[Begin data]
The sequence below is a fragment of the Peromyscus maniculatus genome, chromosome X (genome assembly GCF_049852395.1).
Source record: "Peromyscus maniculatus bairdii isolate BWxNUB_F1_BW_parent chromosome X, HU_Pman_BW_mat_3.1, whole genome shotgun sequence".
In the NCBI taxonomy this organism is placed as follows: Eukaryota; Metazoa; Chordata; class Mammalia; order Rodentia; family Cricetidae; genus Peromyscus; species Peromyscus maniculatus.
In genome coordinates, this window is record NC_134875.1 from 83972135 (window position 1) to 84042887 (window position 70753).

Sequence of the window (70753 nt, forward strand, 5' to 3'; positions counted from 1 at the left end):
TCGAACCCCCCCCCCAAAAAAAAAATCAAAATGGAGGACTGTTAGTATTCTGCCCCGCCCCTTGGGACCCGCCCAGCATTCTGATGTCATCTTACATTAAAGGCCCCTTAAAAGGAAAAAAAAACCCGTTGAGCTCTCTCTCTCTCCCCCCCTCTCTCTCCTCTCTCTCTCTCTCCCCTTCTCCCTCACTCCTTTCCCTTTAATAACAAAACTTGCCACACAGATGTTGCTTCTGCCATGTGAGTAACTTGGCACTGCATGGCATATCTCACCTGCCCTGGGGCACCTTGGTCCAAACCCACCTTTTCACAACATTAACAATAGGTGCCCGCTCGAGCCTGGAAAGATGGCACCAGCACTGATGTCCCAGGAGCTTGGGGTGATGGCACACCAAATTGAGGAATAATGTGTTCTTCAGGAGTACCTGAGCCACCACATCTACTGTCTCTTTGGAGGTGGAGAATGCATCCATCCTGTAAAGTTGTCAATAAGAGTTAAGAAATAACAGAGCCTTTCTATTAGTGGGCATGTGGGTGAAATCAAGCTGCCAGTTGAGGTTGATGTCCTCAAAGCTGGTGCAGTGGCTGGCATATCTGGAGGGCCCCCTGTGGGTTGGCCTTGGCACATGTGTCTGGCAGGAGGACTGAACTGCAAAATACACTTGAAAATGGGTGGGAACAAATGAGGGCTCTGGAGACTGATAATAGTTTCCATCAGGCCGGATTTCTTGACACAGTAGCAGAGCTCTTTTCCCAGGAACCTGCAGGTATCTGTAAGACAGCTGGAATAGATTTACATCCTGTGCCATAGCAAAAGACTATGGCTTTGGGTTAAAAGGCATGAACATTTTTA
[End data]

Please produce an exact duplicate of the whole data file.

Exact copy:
The sequence below is a fragment of the Peromyscus maniculatus genome, chromosome X (genome assembly GCF_049852395.1).
Source record: "Peromyscus maniculatus bairdii isolate BWxNUB_F1_BW_parent chromosome X, HU_Pman_BW_mat_3.1, whole genome shotgun sequence".
In the NCBI taxonomy this organism is placed as follows: Eukaryota; Metazoa; Chordata; class Mammalia; order Rodentia; family Cricetidae; genus Peromyscus; species Peromyscus maniculatus.
In genome coordinates, this window is record NC_134875.1 from 83972135 (window position 1) to 84042887 (window position 70753).

Sequence of the window (70753 nt, forward strand, 5' to 3'; positions counted from 1 at the left end):
TCGAACCCCCCCCCCAAAAAAAAAATCAAAATGGAGGACTGTTAGTATTCTGCCCCGCCCCTTGGGACCCGCCCAGCATTCTGATGTCATCTTACATTAAAGGCCCCTTAAAAGGAAAAAAAAACCCGTTGAGCTCTCTCTCTCTCCCCCCCTCTCTCTCCTCTCTCTCTCTCTCCCCTTCTCCCTCACTCCTTTCCCTTTAATAACAAAACTTGCCACACAGATGTTGCTTCTGCCATGTGAGTAACTTGGCACTGCATGGCATATCTCACCTGCCCTGGGGCACCTTGGTCCAAACCCACCTTTTCACAACATTAACAATAGGTGCCCGCTCGAGCCTGGAAAGATGGCACCAGCACTGATGTCCCAGGAGCTTGGGGTGATGGCACACCAAATTGAGGAATAATGTGTTCTTCAGGAGTACCTGAGCCACCACATCTACTGTCTCTTTGGAGGTGGAGAATGCATCCATCCTGTAAAGTTGTCAATAAGAGTTAAGAAATAACAGAGCCTTTCTATTAGTGGGCATGTGGGTGAAATCAAGCTGCCAGTTGAGGTTGATGTCCTCAAAGCTGGTGCAGTGGCTGGCATATCTGGAGGGCCCCCTGTGGGTTGGCCTTGGCACATGTGTCTGGCAGGAGGACTGAACTGCAAAATACACTTGAAAATGGGTGGGAACAAATGAGGGCTCTGGAGACTGATAATAGTTTCCATCAGGCCGGATTTCTTGACACAGTAGCAGAGCTCTTTTCCCAGGAACCTGCAGGTATCTGTAAGACAGCTGGAATAGATTTACATCCTGTGCCATAGCAAAAGACTATGGCTTTGGGTTAAAAGGCATGAACATTTTTA